More Cushion for the Pushin’: The Bulldogs play a ton of “off” coverage which allows short, quick throws out to the wide receivers. Alabama should take advantage of this early and often, forcing the corners to roll up and take away the shorties. Of course, when they do…
Fly Guys: Auburn had a ton of success working down the deep sidelines, away from the safeties so if the corners roll up, look for a slot shot up the sidelines. If the corners play back, the deep middle should be available. UAB scored on deep posts of 88, 81 and 75 yards. That is NOT a misprint. Kentucky scored on 67 and 58 yard strikes, as well. Oftentimes, the safeties were threatened with one deep route which left a second deep route against the isolated corner wide open.
Wonderwall: The MSU run defense should look familiar to Bama fans. Their line is asked to stand the offensive line up and allow the linebackers to clean up the aisles. They maintain outside leverage extremely well and since they are in zone their corners can see into the backfield and provide run support quickly. Success between the tackles can be had in small chunks but we’ll have to be very, very patient.
Danger Zone: MSU likes to rush three and drop eight so Blake will likely have to use his legs and extend plays in order to help break down the zone. The linebackers take good drops and are able to read routes so some of the typical passing lanes and routes (crossers, ins, slants) will not be available.
- Arkansas seemed to find running room in between their right tackle and right guard. Look for Bama to run behind Shepherd and Brown with modest to decent success.
- Auburn’s Nick Marshall hurt the Dawgs by running out of the zone read. Once again, we think Sims is going to have to use his legs as a weapon. We didn’t see that much last week and when we’ve been successful on offense, Sims has been a threat in the running game.
- With Yeldon now suffering from injuries to both ankles, his production should be limited. He excels in blitz pickups so look for him to be used in a part time role on 1st and 2nd down but he’ll be the full time third down back to help in pass protection.
- Arkansas tight end Hunter Henry had a huge game against State so perhaps OJ Howard will make an appearance or two this week. Maybe. But, we’ve said this before so probably not…
- I still can’t believe Cam Robinson was able to play last week – simply incredible. He should be even more healthy this week but he’ll also be put to a sterner test.
- Kentucky’s Patrick Towles threw for 390 yards against State and Gary Danielson felt the safeties were a half step slow and that folks were figuring out how to scheme the Bulldogs’ secondary. Let’s hope he’s right (and he usually is).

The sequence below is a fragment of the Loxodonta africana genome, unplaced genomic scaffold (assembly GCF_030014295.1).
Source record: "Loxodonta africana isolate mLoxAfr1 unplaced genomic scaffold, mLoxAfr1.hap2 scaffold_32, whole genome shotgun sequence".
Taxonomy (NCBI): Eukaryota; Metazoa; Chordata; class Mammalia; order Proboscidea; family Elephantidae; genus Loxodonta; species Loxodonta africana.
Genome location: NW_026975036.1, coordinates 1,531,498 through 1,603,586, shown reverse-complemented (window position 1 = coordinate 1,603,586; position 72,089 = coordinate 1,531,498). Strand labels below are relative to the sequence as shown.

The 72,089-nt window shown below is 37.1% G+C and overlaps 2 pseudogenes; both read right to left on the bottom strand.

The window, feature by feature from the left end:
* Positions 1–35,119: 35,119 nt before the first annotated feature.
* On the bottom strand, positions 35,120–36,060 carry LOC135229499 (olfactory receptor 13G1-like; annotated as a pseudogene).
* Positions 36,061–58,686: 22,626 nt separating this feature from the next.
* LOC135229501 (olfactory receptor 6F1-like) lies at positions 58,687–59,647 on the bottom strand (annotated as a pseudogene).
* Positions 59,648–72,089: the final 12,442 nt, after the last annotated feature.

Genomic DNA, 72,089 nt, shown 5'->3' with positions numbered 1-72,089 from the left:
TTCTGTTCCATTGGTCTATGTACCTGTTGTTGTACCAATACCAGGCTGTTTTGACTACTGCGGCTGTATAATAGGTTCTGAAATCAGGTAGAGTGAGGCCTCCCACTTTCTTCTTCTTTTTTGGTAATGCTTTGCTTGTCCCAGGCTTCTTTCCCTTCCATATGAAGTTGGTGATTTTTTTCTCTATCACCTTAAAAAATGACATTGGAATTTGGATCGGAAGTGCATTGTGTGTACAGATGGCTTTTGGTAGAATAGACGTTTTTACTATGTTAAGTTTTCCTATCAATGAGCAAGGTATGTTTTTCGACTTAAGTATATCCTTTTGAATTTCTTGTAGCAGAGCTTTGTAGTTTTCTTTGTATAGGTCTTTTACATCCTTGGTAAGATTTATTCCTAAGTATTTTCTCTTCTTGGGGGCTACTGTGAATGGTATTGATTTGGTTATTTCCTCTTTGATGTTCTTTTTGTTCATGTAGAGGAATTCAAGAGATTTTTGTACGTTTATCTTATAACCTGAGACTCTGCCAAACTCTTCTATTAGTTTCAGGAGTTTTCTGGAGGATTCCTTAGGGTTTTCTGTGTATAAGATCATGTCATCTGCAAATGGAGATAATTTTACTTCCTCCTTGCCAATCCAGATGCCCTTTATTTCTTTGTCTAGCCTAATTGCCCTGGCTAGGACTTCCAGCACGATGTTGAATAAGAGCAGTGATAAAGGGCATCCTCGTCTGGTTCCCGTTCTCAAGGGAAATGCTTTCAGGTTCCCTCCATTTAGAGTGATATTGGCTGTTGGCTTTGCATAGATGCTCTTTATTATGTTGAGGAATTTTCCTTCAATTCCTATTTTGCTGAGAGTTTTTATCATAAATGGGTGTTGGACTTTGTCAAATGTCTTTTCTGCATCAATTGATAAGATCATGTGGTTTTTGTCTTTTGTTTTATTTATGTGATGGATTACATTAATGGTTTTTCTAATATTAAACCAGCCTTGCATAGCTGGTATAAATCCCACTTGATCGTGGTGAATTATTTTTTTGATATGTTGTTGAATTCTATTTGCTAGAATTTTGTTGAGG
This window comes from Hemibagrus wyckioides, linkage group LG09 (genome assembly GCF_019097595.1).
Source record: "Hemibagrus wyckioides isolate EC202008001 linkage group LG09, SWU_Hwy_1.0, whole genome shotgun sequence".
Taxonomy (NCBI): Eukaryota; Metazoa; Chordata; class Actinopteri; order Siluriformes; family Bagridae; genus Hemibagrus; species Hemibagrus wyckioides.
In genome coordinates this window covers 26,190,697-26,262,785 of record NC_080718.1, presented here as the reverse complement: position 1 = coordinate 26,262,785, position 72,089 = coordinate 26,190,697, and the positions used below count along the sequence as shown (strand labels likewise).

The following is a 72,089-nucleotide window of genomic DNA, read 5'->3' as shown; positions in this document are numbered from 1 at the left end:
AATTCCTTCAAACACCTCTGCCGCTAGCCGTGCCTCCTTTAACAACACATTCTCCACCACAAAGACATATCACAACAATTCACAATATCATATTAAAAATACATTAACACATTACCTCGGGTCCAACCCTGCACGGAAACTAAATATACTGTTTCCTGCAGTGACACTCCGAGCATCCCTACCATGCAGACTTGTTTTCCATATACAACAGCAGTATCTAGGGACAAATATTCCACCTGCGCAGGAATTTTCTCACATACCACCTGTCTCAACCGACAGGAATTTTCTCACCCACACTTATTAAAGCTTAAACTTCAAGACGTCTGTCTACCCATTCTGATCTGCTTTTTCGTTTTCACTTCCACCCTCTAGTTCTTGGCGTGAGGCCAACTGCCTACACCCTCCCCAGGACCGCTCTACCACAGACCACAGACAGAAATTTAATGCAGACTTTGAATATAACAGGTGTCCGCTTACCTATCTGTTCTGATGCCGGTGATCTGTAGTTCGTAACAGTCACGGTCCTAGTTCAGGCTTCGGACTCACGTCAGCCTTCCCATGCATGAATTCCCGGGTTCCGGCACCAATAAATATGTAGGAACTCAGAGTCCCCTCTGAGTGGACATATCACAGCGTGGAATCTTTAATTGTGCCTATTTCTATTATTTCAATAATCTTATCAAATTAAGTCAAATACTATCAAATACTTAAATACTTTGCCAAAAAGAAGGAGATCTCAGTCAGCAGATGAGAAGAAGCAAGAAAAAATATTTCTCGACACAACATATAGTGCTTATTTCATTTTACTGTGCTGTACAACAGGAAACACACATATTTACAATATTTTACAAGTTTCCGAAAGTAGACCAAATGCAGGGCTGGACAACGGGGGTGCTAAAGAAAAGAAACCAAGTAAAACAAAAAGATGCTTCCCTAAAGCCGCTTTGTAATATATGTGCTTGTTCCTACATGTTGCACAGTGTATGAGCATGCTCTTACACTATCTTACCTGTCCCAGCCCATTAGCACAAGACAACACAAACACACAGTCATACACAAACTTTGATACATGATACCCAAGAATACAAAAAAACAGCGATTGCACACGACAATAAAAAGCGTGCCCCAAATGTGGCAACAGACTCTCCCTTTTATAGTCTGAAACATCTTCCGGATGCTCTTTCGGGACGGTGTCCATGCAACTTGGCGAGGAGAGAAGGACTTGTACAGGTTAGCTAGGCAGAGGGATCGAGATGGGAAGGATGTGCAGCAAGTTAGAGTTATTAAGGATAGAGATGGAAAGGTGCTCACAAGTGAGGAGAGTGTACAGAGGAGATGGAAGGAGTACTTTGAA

- Kentucky and Auburn each hurt MSU with QB draws. Blake – I hope you are reading this.
Alabama on Defense
This is where the good stuff is as this matchup will likely determine the game. Alabama’s front six (they will be in nickel all night long) MUST control the line of scrimmage and stuff the State rushing attack. To the good, in Nick Saban’s tenure he’s never had any issues in stopping Dan Mullen’s running game whether Mullen was at Florida or Mississippi State. These MSU rushing numbers over the past few years bode well for the Tide:
- 2013: 53 yards
- 2012: 47 yards
- 2011: 12 yards
- 2010: 149 yards
- 2009: 114 yards
- 2008: 142 yards (Florida)
In their games against Arkansas and Auburn, the MSU offensive line allowed quite a bit of penetration numerous times. Sometimes it was by design but sometimes it was just a whiff. State has given up 16 sacks this season (good for 8th in the conference) so Alabama should be able to generate pressure by using just their front four. Against Auburn, Prescott completed a couple of huge passes to 6’5 Derunnya Wilson (former Alabama Mr Basketball, if you can believe that) when the Tigers brought the blitz but he also threw a couple of picks and got sacked as well. Prescott isn’t a plus thrower and tends to underthrow receivers whenever touch is required. He also seems to get flustered and confused when his first receiving option isn’t open. Alabama’s front four and pressure packages will have to find their way to the QB or else things could get ugly down the field. But, Prescott’s ability to run will likely enforce the “Tebow Rules” which call for more of a mush rush rather than an all out blitz.
State loves to run play action passes to their fullback and swing passes to Robinson so the Tide’s linebacker coverages will once again be tested. This has been an Achilles heel at times this season so this particular component of the MSU passing game is troubling. They also love to flip the ball outside to their wide receivers so, as you can see, they threaten a defense across the entire length of the field. Due to this, I doubt you’ll see many blitzes as Alabama will play coverage and try to stuff the running game with six defenders.
Middle Man: Dak Prescott seems to love to throw between the hashes. In routes, play action seam routes, posts and slants all seem to be favored routes for Prescott. Against Arky and Auburn, he was picked off throwing a back shoulder fade, a corner route and an out route so playing the pass inside out seems to be the way to go. Prescott has a tendency to underthrow deeper throws so there will be some opportunities for some picks.